# Einstein began looking for gravity in the electromagnetic waves

1. Jan 23, 2008

### asymmetric

I Read That Einstein Began Searching For An Explanation Of Gravity In The Em Waves....
I'm Not Aware That This Has Been Proven To Be Wrong.
I Only See That Em Has Been Related To The Weak Force..
Can Gravity Be Only After Em Waves Exist Or Does Gravity Exist At And Within The Weak And Strong Force Levels...

2. Jan 24, 2008

### Fredrik

Staff Emeritus
Why Are You Writing Like This? It's very annoying. I'm also not sure what you're asking.

Einstein didn't try to explain gravity in terms of electromagnetism. I'll leave it for someone else to explain what he actually did.

3. Jan 24, 2008

### Phymath

im not 100% sure but i think Einstein didn't try and explain gravity with em waves, but tried to make e&m a geometry rather then a field so that gravity and e&m could be one in the same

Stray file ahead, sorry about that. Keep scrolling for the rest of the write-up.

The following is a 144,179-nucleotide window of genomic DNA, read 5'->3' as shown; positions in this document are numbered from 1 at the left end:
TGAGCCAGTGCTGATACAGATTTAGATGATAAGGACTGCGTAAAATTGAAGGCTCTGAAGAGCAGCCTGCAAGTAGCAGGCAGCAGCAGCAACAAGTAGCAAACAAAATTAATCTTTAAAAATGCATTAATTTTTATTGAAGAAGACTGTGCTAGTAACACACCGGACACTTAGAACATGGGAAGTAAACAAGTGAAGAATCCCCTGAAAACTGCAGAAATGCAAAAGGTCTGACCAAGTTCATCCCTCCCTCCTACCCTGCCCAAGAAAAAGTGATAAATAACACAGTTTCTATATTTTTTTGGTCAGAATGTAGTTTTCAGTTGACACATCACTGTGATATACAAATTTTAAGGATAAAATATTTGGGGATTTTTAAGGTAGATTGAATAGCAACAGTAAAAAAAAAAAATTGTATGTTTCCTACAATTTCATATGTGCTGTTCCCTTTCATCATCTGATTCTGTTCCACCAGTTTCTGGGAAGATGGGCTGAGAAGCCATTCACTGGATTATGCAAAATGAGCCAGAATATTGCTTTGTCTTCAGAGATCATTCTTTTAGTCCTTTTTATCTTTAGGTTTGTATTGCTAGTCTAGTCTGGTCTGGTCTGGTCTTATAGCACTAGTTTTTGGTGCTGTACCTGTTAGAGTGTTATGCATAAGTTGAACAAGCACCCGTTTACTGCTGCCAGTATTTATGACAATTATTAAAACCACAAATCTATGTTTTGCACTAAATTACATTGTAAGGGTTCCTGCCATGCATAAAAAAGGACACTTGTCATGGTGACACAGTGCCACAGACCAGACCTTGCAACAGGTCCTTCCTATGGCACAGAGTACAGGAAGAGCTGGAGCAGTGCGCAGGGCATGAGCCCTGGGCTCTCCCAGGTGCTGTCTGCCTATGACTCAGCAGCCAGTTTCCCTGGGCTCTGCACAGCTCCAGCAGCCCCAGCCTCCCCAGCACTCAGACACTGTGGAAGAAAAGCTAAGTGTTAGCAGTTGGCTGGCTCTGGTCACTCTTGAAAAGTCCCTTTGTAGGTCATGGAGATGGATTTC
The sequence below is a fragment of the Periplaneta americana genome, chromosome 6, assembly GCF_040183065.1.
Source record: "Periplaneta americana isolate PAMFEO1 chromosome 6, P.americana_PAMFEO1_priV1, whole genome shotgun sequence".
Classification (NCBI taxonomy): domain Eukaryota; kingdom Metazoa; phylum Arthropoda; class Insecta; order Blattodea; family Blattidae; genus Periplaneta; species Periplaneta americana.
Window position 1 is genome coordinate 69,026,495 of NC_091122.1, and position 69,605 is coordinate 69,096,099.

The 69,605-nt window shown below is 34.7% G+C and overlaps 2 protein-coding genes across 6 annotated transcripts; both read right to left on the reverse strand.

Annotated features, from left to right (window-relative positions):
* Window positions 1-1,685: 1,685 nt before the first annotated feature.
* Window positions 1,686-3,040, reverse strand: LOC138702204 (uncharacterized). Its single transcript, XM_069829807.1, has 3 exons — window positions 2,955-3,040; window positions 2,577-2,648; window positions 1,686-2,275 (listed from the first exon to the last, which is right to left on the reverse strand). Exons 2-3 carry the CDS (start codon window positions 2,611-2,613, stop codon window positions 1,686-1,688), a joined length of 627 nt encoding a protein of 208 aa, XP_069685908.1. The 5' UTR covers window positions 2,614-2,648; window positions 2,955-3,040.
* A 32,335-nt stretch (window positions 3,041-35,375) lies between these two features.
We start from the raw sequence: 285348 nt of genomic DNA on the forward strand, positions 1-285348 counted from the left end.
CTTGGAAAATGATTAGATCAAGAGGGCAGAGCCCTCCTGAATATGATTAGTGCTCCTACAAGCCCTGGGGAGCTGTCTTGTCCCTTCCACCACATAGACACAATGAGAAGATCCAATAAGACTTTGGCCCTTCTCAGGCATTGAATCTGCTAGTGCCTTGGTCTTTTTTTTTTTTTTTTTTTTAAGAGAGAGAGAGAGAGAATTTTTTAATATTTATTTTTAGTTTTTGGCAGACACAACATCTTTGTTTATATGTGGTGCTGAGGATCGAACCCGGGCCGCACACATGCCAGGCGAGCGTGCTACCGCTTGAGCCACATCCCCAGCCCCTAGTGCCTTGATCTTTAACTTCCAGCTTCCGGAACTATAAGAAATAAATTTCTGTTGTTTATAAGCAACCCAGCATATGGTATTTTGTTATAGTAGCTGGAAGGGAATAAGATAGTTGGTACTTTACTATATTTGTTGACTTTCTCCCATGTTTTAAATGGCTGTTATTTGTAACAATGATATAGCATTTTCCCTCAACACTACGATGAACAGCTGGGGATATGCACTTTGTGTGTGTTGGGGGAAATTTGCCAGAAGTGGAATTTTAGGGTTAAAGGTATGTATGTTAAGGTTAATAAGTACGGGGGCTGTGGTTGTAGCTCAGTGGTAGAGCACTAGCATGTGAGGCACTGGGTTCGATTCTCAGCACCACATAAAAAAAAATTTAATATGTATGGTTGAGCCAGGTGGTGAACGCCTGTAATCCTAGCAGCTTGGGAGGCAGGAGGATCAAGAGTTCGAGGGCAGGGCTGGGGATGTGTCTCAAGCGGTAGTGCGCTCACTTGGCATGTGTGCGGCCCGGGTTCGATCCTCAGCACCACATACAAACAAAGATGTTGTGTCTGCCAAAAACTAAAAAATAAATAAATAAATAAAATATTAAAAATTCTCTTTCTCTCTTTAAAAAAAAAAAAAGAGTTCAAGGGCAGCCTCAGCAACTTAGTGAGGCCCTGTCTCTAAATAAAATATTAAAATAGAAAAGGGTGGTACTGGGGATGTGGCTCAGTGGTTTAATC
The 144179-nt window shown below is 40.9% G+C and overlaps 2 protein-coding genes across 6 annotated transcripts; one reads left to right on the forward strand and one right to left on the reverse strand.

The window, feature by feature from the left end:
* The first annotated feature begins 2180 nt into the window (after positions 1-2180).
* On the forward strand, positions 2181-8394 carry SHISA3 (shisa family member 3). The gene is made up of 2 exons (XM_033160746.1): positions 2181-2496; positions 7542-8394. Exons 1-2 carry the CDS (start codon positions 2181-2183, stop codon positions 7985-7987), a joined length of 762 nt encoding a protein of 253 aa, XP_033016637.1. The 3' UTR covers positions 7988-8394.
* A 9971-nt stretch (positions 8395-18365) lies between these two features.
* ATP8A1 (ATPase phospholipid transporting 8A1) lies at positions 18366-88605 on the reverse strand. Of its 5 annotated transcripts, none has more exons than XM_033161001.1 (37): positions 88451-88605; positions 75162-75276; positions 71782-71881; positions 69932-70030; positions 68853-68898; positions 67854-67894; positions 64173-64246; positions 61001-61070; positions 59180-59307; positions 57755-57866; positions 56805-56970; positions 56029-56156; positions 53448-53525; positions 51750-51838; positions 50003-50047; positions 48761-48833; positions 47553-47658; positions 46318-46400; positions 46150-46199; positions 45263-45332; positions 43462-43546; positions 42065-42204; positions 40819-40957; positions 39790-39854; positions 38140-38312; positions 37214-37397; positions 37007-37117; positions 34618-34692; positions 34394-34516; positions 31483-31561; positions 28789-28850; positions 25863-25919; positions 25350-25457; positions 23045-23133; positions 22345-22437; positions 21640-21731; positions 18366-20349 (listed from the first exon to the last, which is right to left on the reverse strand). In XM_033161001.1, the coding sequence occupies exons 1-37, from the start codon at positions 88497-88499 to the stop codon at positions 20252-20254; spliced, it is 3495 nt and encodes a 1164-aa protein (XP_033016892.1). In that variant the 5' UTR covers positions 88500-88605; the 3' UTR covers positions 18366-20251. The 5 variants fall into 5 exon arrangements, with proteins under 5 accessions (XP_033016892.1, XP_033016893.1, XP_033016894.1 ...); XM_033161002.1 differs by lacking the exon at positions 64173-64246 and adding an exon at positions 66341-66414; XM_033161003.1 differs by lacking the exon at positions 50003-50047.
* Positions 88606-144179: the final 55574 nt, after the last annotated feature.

4. Jan 25, 2008

### haushofer

Maybe you are refering to the attempt of Kaluza and Klein to unify gravity and electromagnetism ?

According to general relativity, the gravity field is not just another classical ordinary field; it represents space-time geometry. So the theory is a lot more besides the Einstein equations. This is very different from electromagnetism; here the vector potential is described by Maxwell's equations, and this field lives in ( the cotangent space of ) space-time, but doesn't affect it according to the Maxwell equations. Kaluza and Klein tried the following: assume an extra dimension in space time, and use this degree of freedom to incorporate the vector potential in this 5-dimensional space-time metric. Calculate again the variation of the Hilbert action, and see what happens. With a right choice of incorporation, the Einstein-Maxwell equations appear.

What is also very peculiar about this, is that there are derivatives of the gravitational coupling "constant" pop up. This suggests that maybe this coupling is not a constant, but could be a scalar function.